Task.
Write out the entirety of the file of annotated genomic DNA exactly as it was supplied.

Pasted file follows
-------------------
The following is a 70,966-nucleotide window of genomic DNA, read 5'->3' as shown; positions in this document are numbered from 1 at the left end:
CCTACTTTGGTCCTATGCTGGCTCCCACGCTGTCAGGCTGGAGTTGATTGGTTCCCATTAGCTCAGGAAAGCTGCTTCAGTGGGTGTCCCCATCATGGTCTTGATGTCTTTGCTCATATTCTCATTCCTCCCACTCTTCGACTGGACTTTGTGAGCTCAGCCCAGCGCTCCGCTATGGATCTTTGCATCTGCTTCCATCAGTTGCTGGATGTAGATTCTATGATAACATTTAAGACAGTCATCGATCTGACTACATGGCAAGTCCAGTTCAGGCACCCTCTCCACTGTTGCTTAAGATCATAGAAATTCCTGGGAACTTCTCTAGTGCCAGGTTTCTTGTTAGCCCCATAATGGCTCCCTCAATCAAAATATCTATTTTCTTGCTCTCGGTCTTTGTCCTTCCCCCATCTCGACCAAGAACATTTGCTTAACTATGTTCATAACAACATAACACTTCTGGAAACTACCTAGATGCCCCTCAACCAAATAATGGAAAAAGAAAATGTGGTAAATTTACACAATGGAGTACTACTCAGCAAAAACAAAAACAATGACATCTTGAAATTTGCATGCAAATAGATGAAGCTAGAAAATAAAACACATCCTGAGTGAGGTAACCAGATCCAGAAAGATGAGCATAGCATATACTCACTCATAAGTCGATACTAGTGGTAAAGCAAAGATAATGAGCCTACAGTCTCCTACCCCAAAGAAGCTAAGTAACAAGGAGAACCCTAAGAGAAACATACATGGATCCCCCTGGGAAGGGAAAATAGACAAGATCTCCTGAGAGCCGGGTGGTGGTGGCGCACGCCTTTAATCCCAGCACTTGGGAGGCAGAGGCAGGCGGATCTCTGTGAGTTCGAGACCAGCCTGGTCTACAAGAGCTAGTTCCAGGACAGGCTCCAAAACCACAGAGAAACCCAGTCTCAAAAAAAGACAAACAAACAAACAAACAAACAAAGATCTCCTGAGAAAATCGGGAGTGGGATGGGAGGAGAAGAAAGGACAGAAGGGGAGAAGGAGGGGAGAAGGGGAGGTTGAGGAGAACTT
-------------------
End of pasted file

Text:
The following is a 70,966-nucleotide window of genomic DNA, read 5'->3' as shown; positions in this document are numbered from 1 at the left end:
CCTACTTTGGTCCTATGCTGGCTCCCACGCTGTCAGGCTGGAGTTGATTGGTTCCCATTAGCTCAGGAAAGCTGCTTCAGTGGGTGTCCCCATCATGGTCTTGATGTCTTTGCTCATATTCTCATTCCTCCCACTCTTCGACTGGACTTTGTGAGCTCAGCCCAGCGCTCCGCTATGGATCTTTGCATCTGCTTCCATCAGTTGCTGGATGTAGATTCTATGATAACATTTAAGACAGTCATCGATCTGACTACATGGCAAGTCCAGTTCAGGCACCCTCTCCACTGTTGCTTAAGATCATAGAAATTCCTGGGAACTTCTCTAGTGCCAGGTTTCTTGTTAGCCCCATAATGGCTCCCTCAATCAAAATATCTATTTTCTTGCTCTCGGTCTTTGTCCTTCCCCCATCTCGACCAAGAACATTTGCTTAACTATGTTCATAACAACATAACACTTCTGGAAACTACCTAGATGCCCCTCAACCAAATAATGGAAAAAGAAAATGTGGTAAATTTACACAATGGAGTACTACTCAGCAAAAACAAAAACAATGACATCTTGAAATTTGCATGCAAATAGATGAAGCTAGAAAATAAAACACATCCTGAGTGAGGTAACCAGATCCAGAAAGATGAGCATAGCATATACTCACTCATAAGTCGATACTAGTGGTAAAGCAAAGATAATGAGCCTACAGTCTCCTACCCCAAAGAAGCTAAGTAACAAGGAGAACCCTAAGAGAAACATACATGGATCCCCCTGGGAAGGGAAAATAGACAAGATCTCCTGAGAGCCGGGTGGTGGTGGCGCACGCCTTTAATCCCAGCACTTGGGAGGCAGAGGCAGGCGGATCTCTGTGAGTTCGAGACCAGCCTGGTCTACAAGAGCTAGTTCCAGGACAGGCTCCAAAACCACAGAGAAACCCAGTCTCAAAAAAAGACAAACAAACAAACAAACAAACAAAGATCTCCTGAGAAAATCGGGAGTGGGATGGGAGGAGAAGAAAGGACAGAAGGGGAGAAGGAGGGGAGAAGGGGAGGTTGAGGAGAACTT